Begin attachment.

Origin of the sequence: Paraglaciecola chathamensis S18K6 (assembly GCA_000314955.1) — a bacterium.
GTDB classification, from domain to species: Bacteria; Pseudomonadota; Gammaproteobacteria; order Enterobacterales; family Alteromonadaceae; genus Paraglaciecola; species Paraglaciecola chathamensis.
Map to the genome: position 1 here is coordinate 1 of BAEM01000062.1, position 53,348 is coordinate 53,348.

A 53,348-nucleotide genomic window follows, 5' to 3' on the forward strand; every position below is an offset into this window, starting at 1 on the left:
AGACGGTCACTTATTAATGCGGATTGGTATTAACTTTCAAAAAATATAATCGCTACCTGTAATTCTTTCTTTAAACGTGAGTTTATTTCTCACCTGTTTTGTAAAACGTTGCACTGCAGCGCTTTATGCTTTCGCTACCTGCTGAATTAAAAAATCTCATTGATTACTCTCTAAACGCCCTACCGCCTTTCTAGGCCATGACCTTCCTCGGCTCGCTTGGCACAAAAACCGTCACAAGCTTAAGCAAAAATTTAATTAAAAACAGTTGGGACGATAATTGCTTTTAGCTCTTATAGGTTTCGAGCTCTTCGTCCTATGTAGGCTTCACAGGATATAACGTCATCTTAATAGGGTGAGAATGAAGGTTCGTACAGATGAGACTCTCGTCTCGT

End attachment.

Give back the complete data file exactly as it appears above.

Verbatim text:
Origin of the sequence: Paraglaciecola chathamensis S18K6 (assembly GCA_000314955.1) — a bacterium.
GTDB classification, from domain to species: Bacteria; Pseudomonadota; Gammaproteobacteria; order Enterobacterales; family Alteromonadaceae; genus Paraglaciecola; species Paraglaciecola chathamensis.
Map to the genome: position 1 here is coordinate 1 of BAEM01000062.1, position 53,348 is coordinate 53,348.

A 53,348-nucleotide genomic window follows, 5' to 3' on the forward strand; every position below is an offset into this window, starting at 1 on the left:
AGACGGTCACTTATTAATGCGGATTGGTATTAACTTTCAAAAAATATAATCGCTACCTGTAATTCTTTCTTTAAACGTGAGTTTATTTCTCACCTGTTTTGTAAAACGTTGCACTGCAGCGCTTTATGCTTTCGCTACCTGCTGAATTAAAAAATCTCATTGATTACTCTCTAAACGCCCTACCGCCTTTCTAGGCCATGACCTTCCTCGGCTCGCTTGGCACAAAAACCGTCACAAGCTTAAGCAAAAATTTAATTAAAAACAGTTGGGACGATAATTGCTTTTAGCTCTTATAGGTTTCGAGCTCTTCGTCCTATGTAGGCTTCACAGGATATAACGTCATCTTAATAGGGTGAGAATGAAGGTTCGTACAGATGAGACTCTCGTCTCGT